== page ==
SJSS: Holy Week Festival

Siglo de Oro & New London Singers
St John’s, Smith Square: 
Holy Week Festival. 15 April 2017

WP_20170415_12_49_34_Pro (2).jpgThe St John’s, Smith Square Holy Week Festival (also reviewed here and here) concluded with a vocal workshop and lunchtime concert with Siglo de Oro and an evening concert from the New London Singers. The morning workshop was led by Patrick Allies, director of Siglo de Oro, and focussed on Bach’s motet Jesu meine freude, giving useful insights into the structure, text and musical contents of this most complex piece. Siglo de Oro’s lunchtime concert sandwiched this piece between two shorter meditative pieces by Purcell Hear my Prayer, and Remember not, Lord, our offences, concluding with Domenico Scarlatti’s Stabat Mater a 10.  Continue reading

Tallis: Songs of Reformation

Thomas Tallis: Songs of Reformation
Alamire, David Skinner
St John’s, Smith Square: 
Holy Week Festival. 12 April 2017

WP_20170415_18_59_25_Pro.jpgAfter the Holy Week Festival showcase Good Friday afternoon St John Passion came a concert focussed on one of England’s finest composers, Thomas Tallis. Living though the reigns of five monarchs (from Henry VII to Elizabeth), and composing in the latter four of them, Tallis managed to negotiate the complex religious twists and turns of Tudor life. The highlights of the evening came at the end, with the first modern performance of David Skinner’s reconstruction of a piece composed by Tallis  (an early version of the famous Gaude gloriosa Dei mater), but with new words (See, Lord, and behold) added by Katherine Parr, Henry VIII’s eighth and final Queen. Continue reading

Bach & Fauré

Bach & Fauré
Tenebrae & Aurora Orchestra
St John’s, Smith Square: 
Holy Week Festival. 12 April 2017

For many years now there has been a music festival at St John’s, Smith Square during the run-up to Easter, and similarly at Christmas. The Easter version has been re-branded as the ‘Holy Week Festival’ and is curated by St John’s itself and the choir TenebraeWP_20170415_12_08_45_Pro (2).jpg. It still includes the annual favourite Good Friday afternoon Bach Passion from Polyphony and the Orchestra of the Age of Enlightenment, but has also introduced some other new faces to the Eastertide Smith Square festivities. I was away for several of the events, but did manage to catch three contrasting events, starting with a curious concert by Tenebrae themselves, together with the Aurora Orchestra, both of whom seem to have caught the public imagination in recent years, not least by some impressive publicity. Continue reading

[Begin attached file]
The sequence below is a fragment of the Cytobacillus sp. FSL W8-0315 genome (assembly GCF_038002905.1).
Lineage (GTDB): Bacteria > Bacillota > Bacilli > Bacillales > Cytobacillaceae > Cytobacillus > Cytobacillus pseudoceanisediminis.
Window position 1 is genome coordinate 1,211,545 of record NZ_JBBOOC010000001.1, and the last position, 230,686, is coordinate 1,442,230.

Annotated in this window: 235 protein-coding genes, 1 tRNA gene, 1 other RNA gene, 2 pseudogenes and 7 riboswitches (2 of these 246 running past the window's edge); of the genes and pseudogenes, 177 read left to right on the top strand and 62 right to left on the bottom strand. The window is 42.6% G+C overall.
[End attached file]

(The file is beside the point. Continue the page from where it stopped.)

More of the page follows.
Clare Reformation 500 Project

The Clare Reformation 500 Project
Choir of Clare College, Cambridge, Clare Baroque, Graham Ross
St John’s, Smith Square. 30 March 2017

Bach Gott der Herr ist Sonn und SchildEin feste Burg ist unser Gott
Brahms Warum ist das Licht gegeben den Mühseligen?
Mendelssohn Wer nur den lieben Gott laßt walten
Vaughan Williams Lord, thou hast been our refuge

As part of their Clare Reformation 500 Project, the choir and associated period instrument orchestra of Clare College, Cambridge, gave a concert of music inspired by the musical legacy of Martin Luther’s 1517 Reformation. It was the culmination of the Lent Term series of Sunday services in the College chapel, each featuring a liturgical performance of a Bach cantata, using a variety of instrumental groups to accompany them. On this occasion they used Clare Baroque which, despite its name, was not a student orchestra but was made up of many of the ‘usual suspects’ from London’s early music performers, led by the ex-Clare violinist (and Director of Performance in the University Faculty of Music) Margaret Faultless. Continue reading

Handel in Italy

Handel in Italy
Gabrieli Consort & Players, Paul McCreesh, Gillian Webster
St John’s, Smith Square. 28 March 2017

Corelli: Concerto Grosso in D Op. 6 No. 4; Handel: Donna che in ciel HWV233; Dixit Dominus HWV232

Although, in true British fashion, George Frederic Handel is usually claimed as the quintessential English composer, some of his most exciting music was composed during the four years he spent in Italy (1706-10). Early training seemed to set Handel on course to be an organist and church musician, to the extent that he travelled to Lübeck in 1703 with a view to succeeding the great Buxtehude at the Marienkirche. But three years in Hamburg’s opera world (1703-6) changed that ambition, and resulted in an invitation by a Medici to come to Italy. He was already well-versed in the Italian music through his early training with Zachow in Halle, but his ability to immediately absorb national styles quickly became apparent, as it later did on his arrival in London in 1710. Continue reading